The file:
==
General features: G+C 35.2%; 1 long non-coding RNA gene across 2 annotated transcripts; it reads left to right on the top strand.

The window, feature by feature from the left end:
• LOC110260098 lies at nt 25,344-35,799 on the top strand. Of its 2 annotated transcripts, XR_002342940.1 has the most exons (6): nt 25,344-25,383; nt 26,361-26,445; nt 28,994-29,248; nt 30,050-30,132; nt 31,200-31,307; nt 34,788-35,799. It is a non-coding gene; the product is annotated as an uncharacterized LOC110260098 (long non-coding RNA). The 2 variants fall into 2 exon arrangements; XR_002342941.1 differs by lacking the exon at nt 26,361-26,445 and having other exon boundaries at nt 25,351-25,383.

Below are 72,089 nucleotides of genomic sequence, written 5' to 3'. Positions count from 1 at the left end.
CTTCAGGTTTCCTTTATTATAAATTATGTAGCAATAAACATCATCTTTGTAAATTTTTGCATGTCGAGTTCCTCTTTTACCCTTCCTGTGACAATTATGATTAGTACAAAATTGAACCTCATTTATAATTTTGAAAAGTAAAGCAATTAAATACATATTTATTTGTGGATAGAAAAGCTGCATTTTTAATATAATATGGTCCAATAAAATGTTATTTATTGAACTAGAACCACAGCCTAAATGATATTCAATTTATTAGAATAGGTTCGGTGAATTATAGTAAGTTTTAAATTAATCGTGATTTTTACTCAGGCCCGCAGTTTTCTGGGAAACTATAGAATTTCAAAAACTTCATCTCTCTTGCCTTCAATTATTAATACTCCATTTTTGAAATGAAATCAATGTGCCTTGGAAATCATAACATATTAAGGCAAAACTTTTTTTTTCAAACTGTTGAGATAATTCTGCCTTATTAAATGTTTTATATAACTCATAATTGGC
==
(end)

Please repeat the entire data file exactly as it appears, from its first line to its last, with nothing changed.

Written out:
General features: G+C 35.2%; 1 long non-coding RNA gene across 2 annotated transcripts; it reads left to right on the top strand.

The window, feature by feature from the left end:
• LOC110260098 lies at nt 25,344-35,799 on the top strand. Of its 2 annotated transcripts, XR_002342940.1 has the most exons (6): nt 25,344-25,383; nt 26,361-26,445; nt 28,994-29,248; nt 30,050-30,132; nt 31,200-31,307; nt 34,788-35,799. It is a non-coding gene; the product is annotated as an uncharacterized LOC110260098 (long non-coding RNA). The 2 variants fall into 2 exon arrangements; XR_002342941.1 differs by lacking the exon at nt 26,361-26,445 and having other exon boundaries at nt 25,351-25,383.

Below are 72,089 nucleotides of genomic sequence, written 5' to 3'. Positions count from 1 at the left end.
CTTCAGGTTTCCTTTATTATAAATTATGTAGCAATAAACATCATCTTTGTAAATTTTTGCATGTCGAGTTCCTCTTTTACCCTTCCTGTGACAATTATGATTAGTACAAAATTGAACCTCATTTATAATTTTGAAAAGTAAAGCAATTAAATACATATTTATTTGTGGATAGAAAAGCTGCATTTTTAATATAATATGGTCCAATAAAATGTTATTTATTGAACTAGAACCACAGCCTAAATGATATTCAATTTATTAGAATAGGTTCGGTGAATTATAGTAAGTTTTAAATTAATCGTGATTTTTACTCAGGCCCGCAGTTTTCTGGGAAACTATAGAATTTCAAAAACTTCATCTCTCTTGCCTTCAATTATTAATACTCCATTTTTGAAATGAAATCAATGTGCCTTGGAAATCATAACATATTAAGGCAAAACTTTTTTTTTCAAACTGTTGAGATAATTCTGCCTTATTAAATGTTTTATATAACTCATAATTGGC